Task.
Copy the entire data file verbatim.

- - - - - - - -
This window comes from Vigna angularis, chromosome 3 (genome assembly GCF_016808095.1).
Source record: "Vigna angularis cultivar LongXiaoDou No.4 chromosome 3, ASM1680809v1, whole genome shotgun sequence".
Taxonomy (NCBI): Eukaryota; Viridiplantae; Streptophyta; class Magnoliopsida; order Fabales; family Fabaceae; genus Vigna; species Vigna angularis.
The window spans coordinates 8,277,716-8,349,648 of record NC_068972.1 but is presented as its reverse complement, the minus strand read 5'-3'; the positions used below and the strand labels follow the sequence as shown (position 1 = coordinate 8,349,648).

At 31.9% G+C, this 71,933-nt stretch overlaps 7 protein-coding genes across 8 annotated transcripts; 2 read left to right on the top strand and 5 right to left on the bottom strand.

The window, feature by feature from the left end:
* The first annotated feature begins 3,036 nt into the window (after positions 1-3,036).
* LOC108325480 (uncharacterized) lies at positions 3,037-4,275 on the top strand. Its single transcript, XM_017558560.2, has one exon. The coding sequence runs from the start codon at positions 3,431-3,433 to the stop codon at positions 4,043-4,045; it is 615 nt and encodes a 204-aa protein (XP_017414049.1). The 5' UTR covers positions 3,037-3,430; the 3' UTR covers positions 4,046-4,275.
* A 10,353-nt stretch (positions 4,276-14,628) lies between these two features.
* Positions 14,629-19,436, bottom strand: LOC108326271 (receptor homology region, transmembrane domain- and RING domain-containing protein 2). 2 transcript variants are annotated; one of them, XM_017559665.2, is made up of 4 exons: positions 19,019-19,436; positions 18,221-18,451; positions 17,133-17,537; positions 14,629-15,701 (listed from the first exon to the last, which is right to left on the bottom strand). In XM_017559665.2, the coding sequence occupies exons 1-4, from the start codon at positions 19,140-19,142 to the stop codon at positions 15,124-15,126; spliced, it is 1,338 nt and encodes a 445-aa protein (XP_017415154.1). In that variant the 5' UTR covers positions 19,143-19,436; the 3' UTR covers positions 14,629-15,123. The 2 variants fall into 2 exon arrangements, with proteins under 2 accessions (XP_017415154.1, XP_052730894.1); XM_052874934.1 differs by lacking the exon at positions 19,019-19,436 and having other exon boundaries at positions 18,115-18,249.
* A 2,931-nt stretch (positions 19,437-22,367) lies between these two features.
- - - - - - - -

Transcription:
This window comes from Vigna angularis, chromosome 3 (genome assembly GCF_016808095.1).
Source record: "Vigna angularis cultivar LongXiaoDou No.4 chromosome 3, ASM1680809v1, whole genome shotgun sequence".
Taxonomy (NCBI): Eukaryota; Viridiplantae; Streptophyta; class Magnoliopsida; order Fabales; family Fabaceae; genus Vigna; species Vigna angularis.
The window spans coordinates 8,277,716-8,349,648 of record NC_068972.1 but is presented as its reverse complement, the minus strand read 5'-3'; the positions used below and the strand labels follow the sequence as shown (position 1 = coordinate 8,349,648).

At 31.9% G+C, this 71,933-nt stretch overlaps 7 protein-coding genes across 8 annotated transcripts; 2 read left to right on the top strand and 5 right to left on the bottom strand.

The window, feature by feature from the left end:
* The first annotated feature begins 3,036 nt into the window (after positions 1-3,036).
* LOC108325480 (uncharacterized) lies at positions 3,037-4,275 on the top strand. Its single transcript, XM_017558560.2, has one exon. The coding sequence runs from the start codon at positions 3,431-3,433 to the stop codon at positions 4,043-4,045; it is 615 nt and encodes a 204-aa protein (XP_017414049.1). The 5' UTR covers positions 3,037-3,430; the 3' UTR covers positions 4,046-4,275.
* A 10,353-nt stretch (positions 4,276-14,628) lies between these two features.
* Positions 14,629-19,436, bottom strand: LOC108326271 (receptor homology region, transmembrane domain- and RING domain-containing protein 2). 2 transcript variants are annotated; one of them, XM_017559665.2, is made up of 4 exons: positions 19,019-19,436; positions 18,221-18,451; positions 17,133-17,537; positions 14,629-15,701 (listed from the first exon to the last, which is right to left on the bottom strand). In XM_017559665.2, the coding sequence occupies exons 1-4, from the start codon at positions 19,140-19,142 to the stop codon at positions 15,124-15,126; spliced, it is 1,338 nt and encodes a 445-aa protein (XP_017415154.1). In that variant the 5' UTR covers positions 19,143-19,436; the 3' UTR covers positions 14,629-15,123. The 2 variants fall into 2 exon arrangements, with proteins under 2 accessions (XP_017415154.1, XP_052730894.1); XM_052874934.1 differs by lacking the exon at positions 19,019-19,436 and having other exon boundaries at positions 18,115-18,249.
* A 2,931-nt stretch (positions 19,437-22,367) lies between these two features.